As Hurricane Sandy churned inland as a downgraded storm, residents up and down the battered mid-Atlantic region woke on Tuesday to lingering waters, darkened homes and the daunting task of cleaning up from once-in-a-generation storm surges and their devastating effects.
Power remained out for roughly six million people, including a large swath of Manhattan. Early risers stepped out into debris-littered streets that remained mostly deserted as dawn shed light on the extent of the damage. Bridges remained closed, and seven subway tunnels under the East River were flooded. Other mass transit service, including commuter rails, was also still suspended.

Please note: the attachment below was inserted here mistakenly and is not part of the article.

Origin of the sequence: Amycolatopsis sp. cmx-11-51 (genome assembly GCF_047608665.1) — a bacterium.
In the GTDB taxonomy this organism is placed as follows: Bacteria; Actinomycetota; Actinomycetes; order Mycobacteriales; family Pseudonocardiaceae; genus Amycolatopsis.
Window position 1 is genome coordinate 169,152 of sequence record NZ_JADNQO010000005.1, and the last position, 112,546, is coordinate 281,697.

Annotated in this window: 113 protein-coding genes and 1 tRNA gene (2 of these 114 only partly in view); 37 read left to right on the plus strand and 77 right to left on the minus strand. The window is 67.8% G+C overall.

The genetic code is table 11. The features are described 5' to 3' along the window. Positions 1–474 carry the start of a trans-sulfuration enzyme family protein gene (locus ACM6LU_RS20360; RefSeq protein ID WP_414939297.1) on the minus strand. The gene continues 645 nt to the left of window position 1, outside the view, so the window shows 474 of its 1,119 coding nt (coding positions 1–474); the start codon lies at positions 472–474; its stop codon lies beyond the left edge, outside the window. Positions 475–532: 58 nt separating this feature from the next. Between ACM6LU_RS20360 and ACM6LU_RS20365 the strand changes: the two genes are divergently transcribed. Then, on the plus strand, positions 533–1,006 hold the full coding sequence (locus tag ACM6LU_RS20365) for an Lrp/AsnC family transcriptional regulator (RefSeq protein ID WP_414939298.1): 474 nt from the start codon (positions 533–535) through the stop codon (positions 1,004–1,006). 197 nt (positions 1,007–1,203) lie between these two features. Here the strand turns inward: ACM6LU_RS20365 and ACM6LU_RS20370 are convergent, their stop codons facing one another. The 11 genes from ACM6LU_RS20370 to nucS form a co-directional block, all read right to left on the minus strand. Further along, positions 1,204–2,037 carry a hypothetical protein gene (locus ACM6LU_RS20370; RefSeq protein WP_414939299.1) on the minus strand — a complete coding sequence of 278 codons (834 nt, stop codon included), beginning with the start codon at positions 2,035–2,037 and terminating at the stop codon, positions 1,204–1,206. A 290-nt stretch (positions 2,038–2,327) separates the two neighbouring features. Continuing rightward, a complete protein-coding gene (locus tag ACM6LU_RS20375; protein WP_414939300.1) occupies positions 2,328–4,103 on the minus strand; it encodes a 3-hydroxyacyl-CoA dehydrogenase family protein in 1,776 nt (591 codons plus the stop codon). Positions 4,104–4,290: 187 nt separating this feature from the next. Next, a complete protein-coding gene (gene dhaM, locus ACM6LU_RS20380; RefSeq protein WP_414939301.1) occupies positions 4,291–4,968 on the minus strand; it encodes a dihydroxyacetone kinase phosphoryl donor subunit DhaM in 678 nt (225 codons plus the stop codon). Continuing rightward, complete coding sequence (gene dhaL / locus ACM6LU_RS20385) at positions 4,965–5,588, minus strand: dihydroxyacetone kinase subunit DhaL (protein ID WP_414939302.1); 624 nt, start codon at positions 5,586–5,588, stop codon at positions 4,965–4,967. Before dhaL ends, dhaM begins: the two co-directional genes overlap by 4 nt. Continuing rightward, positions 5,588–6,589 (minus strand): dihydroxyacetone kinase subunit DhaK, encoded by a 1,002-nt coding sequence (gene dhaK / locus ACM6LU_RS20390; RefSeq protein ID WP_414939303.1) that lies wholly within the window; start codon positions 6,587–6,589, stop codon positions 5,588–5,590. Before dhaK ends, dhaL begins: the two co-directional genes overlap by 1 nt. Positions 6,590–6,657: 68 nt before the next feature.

A wind-tossed construction crane atop one of the tallest buildings in New York City still dangled 80 stories over West 57th Street, across the street from Carnegie Hall, after coming loose during the storm.
The storm was the most destructive in the 108-year history of New York’s subway system, said Joseph J. Lhota, the chairman of the Metropolitan Transportation Authority, in an early morning statement.